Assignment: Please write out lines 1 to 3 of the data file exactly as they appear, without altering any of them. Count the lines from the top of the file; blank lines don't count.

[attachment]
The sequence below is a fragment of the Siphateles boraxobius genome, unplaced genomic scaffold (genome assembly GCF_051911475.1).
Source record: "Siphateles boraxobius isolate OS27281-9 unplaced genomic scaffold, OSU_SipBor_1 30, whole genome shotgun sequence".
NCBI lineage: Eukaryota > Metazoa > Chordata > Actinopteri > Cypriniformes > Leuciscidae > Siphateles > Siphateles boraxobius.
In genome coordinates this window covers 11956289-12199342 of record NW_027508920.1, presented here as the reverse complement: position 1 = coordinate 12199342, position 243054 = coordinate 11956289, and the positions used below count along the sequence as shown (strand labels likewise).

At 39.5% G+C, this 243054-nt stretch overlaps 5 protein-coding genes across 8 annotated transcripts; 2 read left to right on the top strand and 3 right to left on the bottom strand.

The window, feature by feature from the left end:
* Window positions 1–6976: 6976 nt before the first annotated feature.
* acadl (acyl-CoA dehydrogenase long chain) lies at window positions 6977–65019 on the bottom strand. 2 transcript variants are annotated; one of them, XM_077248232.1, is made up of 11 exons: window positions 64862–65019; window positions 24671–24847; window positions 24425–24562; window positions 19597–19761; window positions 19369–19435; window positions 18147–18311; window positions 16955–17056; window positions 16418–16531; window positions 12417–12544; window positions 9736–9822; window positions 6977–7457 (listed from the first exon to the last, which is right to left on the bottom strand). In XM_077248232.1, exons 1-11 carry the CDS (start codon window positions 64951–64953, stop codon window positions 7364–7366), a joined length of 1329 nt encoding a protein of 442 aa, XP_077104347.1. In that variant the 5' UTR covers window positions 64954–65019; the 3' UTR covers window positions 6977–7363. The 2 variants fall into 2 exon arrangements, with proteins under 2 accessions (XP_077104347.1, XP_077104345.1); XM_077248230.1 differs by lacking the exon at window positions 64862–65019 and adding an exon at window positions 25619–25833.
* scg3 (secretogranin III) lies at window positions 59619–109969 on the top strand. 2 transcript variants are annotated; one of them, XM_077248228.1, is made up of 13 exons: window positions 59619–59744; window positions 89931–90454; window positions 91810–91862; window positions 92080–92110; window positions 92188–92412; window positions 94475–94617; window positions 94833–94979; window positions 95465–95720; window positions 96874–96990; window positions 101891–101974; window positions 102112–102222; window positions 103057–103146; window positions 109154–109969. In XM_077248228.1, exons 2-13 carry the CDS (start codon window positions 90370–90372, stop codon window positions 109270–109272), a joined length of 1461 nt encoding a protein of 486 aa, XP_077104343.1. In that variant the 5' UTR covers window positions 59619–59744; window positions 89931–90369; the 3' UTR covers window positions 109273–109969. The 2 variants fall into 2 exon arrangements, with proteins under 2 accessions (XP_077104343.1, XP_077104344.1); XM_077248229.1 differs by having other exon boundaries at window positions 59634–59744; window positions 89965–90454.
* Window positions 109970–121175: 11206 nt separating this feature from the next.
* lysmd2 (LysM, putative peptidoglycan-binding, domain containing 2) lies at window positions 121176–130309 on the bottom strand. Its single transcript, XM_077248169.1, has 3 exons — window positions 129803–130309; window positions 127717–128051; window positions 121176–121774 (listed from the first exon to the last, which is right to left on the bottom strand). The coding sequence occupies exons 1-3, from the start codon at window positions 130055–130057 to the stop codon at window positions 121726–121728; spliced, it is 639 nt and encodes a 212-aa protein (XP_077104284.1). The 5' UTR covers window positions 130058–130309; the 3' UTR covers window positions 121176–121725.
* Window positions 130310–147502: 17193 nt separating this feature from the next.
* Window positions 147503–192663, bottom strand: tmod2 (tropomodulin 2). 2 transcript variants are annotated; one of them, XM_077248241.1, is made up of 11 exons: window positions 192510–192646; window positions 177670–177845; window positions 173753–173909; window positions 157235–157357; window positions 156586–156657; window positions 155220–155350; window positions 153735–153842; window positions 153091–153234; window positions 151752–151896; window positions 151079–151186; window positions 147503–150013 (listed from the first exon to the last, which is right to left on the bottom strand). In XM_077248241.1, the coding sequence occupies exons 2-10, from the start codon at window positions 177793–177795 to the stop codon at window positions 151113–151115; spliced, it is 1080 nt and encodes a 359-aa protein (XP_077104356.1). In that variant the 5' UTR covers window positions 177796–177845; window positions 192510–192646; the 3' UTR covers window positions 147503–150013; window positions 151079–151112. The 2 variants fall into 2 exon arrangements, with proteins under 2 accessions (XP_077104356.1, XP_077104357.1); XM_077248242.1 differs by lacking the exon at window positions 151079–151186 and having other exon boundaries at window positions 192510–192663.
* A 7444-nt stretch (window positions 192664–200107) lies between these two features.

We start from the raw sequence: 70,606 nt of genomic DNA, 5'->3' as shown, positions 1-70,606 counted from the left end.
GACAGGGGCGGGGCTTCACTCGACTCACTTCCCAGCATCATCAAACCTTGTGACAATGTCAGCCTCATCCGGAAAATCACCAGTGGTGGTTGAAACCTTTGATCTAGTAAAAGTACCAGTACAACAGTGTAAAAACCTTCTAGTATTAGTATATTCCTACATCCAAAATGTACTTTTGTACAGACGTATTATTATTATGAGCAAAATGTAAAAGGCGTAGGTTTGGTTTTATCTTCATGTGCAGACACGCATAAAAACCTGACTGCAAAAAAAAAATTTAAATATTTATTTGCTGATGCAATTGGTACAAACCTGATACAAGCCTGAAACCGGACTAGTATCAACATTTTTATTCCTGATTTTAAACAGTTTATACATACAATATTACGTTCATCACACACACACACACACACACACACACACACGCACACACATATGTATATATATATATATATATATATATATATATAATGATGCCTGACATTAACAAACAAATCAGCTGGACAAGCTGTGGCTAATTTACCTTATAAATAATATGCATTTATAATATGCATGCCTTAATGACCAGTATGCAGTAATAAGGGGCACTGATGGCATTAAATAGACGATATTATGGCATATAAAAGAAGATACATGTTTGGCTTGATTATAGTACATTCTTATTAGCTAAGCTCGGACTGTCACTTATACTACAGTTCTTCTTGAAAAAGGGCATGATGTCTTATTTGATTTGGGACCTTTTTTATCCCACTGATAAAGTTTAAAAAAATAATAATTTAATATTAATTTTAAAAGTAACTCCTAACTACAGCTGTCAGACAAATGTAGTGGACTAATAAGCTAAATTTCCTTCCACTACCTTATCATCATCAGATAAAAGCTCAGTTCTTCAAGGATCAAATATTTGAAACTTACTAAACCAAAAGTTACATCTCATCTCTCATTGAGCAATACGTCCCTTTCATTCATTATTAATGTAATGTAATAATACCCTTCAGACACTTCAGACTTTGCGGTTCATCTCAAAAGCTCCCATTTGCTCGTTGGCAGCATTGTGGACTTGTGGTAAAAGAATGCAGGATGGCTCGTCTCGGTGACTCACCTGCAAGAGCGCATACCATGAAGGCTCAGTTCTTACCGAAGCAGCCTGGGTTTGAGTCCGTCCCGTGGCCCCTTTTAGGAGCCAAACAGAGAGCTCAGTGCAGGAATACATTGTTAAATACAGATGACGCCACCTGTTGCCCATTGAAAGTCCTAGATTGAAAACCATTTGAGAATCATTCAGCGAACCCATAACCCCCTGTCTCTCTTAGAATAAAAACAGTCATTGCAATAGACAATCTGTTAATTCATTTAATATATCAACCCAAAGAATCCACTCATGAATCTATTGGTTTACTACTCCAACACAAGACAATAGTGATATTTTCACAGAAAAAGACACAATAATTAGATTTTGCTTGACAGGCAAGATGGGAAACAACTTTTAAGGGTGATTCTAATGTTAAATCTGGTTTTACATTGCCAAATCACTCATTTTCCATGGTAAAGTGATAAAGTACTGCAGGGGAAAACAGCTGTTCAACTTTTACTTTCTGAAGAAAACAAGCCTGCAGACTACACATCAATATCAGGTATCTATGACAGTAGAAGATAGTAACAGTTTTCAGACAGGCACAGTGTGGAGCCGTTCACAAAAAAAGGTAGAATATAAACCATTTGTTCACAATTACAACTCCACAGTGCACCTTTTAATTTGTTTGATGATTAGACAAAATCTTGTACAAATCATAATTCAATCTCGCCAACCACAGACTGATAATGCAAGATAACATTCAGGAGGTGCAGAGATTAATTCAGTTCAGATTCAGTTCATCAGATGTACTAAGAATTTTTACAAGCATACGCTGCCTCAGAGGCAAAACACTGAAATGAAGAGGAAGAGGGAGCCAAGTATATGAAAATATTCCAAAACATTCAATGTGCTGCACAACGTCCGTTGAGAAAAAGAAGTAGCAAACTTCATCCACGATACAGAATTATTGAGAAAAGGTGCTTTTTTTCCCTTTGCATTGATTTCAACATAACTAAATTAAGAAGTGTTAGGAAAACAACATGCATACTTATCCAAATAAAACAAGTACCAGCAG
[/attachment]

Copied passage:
The sequence below is a fragment of the Siphateles boraxobius genome, unplaced genomic scaffold (genome assembly GCF_051911475.1).
Source record: "Siphateles boraxobius isolate OS27281-9 unplaced genomic scaffold, OSU_SipBor_1 30, whole genome shotgun sequence".
NCBI lineage: Eukaryota > Metazoa > Chordata > Actinopteri > Cypriniformes > Leuciscidae > Siphateles > Siphateles boraxobius.